Archer even  spent part of yesterday cleaning out our car and installing and rearranging car seats.  We purchased two of these car seats, one for Bear and one for the baby.  These car seats have steel frames, which makes it possible for the manufacturer to make them narrower.  They are actually designed to fit three across.  Wild Man will stay in his current car seat, although we may order him one of these.  It isn't essential, as all three seats do fit in the back seat now, but one of these would allow us to put Wild Man in the middle rather than Bear.  It is currently a bit difficult to get Bear buckled into his car seat.  I have to perform a bit of acrobatics to buckle him while I'm in the front seat.  Again, it's manageable, just not ideal.  I'm also a little concerned about putting Bear right next to the baby.  I have no idea how he will react to the baby.  He is very excited about the idea of the baby, and he spends a bit of time every evening "talking" to the baby and "kissing" the baby.  He really does seem to understand that my stomach will go away and a baby will just appear at the house one day.  But the theory is much different than the reality.  Wild Man is old enough to distract the baby during a car ride or to retrieve a pacifier or even to hold a bottle.  Bear likely could do all of these things too, but he may also take out some frustration on the baby--poking eyes, pinching, and the like.  I'd be more comfortable if Wild Man were right next to the baby.  But with his current car seat that isn't possible for a variety of reasons.  We've decided to see how Bear reacts to the baby and then go from there.

This evening we will put the bassinet we purchased back together (I got it second hand, so I washed all the bedding) and we will also put the bassinet for the stroller together (also purchased second hand).  I need to spend some time sterilizing bottles and breast pump accessories (I gave mine away last summer, so I bought a new one off of eBay, at a reduced price).  Once that is done, it is really a matter of waiting.  I told Archer last night now that we've got everything organized (as organized as we can be, at least) I'll be a week late.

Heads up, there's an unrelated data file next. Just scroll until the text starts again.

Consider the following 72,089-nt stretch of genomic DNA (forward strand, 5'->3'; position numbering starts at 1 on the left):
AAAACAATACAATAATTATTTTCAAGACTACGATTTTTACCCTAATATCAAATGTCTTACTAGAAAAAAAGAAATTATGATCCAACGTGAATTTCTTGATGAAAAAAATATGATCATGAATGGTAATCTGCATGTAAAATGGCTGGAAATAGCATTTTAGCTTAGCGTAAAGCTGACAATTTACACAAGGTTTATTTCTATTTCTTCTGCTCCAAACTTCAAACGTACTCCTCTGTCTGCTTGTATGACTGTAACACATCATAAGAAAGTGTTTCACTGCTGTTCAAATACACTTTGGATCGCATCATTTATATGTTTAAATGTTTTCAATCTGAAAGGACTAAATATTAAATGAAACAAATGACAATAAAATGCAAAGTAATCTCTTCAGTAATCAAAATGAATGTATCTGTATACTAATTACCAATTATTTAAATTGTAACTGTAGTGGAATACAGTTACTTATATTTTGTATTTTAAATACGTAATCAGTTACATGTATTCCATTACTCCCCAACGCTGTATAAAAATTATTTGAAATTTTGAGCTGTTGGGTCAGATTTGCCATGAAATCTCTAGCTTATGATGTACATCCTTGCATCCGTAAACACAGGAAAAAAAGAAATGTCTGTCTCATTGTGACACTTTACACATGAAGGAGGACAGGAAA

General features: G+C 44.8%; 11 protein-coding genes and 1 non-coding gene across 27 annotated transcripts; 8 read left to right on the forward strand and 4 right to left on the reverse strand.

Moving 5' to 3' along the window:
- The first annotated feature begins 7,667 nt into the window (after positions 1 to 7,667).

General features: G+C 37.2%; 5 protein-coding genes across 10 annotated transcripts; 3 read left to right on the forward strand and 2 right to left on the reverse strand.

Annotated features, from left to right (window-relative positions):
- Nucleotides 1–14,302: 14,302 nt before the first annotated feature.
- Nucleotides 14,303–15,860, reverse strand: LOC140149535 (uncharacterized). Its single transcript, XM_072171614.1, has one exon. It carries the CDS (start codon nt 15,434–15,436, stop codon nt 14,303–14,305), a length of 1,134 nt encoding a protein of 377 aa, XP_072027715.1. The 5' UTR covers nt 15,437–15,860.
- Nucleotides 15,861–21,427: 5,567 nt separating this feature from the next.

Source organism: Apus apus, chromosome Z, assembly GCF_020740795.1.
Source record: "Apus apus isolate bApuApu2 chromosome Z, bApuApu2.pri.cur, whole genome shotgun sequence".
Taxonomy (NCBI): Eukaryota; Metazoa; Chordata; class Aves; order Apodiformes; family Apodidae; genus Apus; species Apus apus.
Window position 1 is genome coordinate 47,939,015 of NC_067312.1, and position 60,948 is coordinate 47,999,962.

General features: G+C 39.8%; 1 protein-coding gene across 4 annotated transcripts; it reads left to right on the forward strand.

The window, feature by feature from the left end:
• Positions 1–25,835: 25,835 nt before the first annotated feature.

*As a side note, we've had several lengthy conversations about home births.  I'm actually fine with having a home birth, but Archer, who is concerned about complications, is not.  I do have fast labors, however.  We both realize we may have a home birth, even if that is not what we intend, so we wanted to be prepared in the event that we aren't able to make it to the hospital.

Friday, June 22, 2012

Happy Birthday, Bear!

I can't believe my sweet, rambunctious, stubborn, funny boy is three today!


As I posted a few weeks ago, Yetta and I have been getting along very well.  She has, however, made a few comments in the last few days that I'm trying hard not to let bother me.  To that end, I'm writing a post to get out my frustration rather than let it eat away at me.
  • She called last night while Archer was taking Wild Man to soccer practice.  She called at 6:00, which she knows is dinner time at our house, and she wanted to have a lengthy conversation about the boys' school pictures.  Yes, that's right, she was calling to passive/aggressively remind me to send her copies of the boys' school pictures.  And I do mean passive/aggressively.
  • While we were talking, she also asked if it is okay if she and Pita visit together during August.  Archer and I had thought that Yetta was coming alone and that Pita was coming sometime in the fall.  She assured me their visit will only overlap by 3 or 4 days; she told Archer 2 or 3 days.  I do not think I will be in the frame of mind to have them both in the house when the baby is only a few weeks old, but how can I say, "Um, no!"?  I've asked Archer to handle this as tactfully as possible.
  • She also asked if we're planning to travel to Home State for Christmas.  Seriously. 
  • She called this morning to wish Bear a happy birthday, which was incredibly thoughtful.  We were, however, trying to get out of the house (she called at 8:30), so Archer and I opted not to answer it.  Rather than leave a message, she hung up and called right back--three times.  So Archer finally answered it.  She also asked if we could have another birthday party for Bear when she's here in August.  Archer was forced to remind her we aren't having a birthday party for Bear (we are having some friends over for cake on Sunday, but that's it), and he was again subject to a lecture on what terrible parents we are.
I am fully aware that I am extra sensitive to everything right now.  In fact, last night Archer said something about renovating the basement, and I was suddenly in tears for no reason I could explain.  That said, I wish my MIL had it in her to be more aware that right now is not the best time to bombard me with lots of questions.  I am a place where I'm quite likely to be rude or start crying.  I am, after all, 36 1/2 weeks pregnant.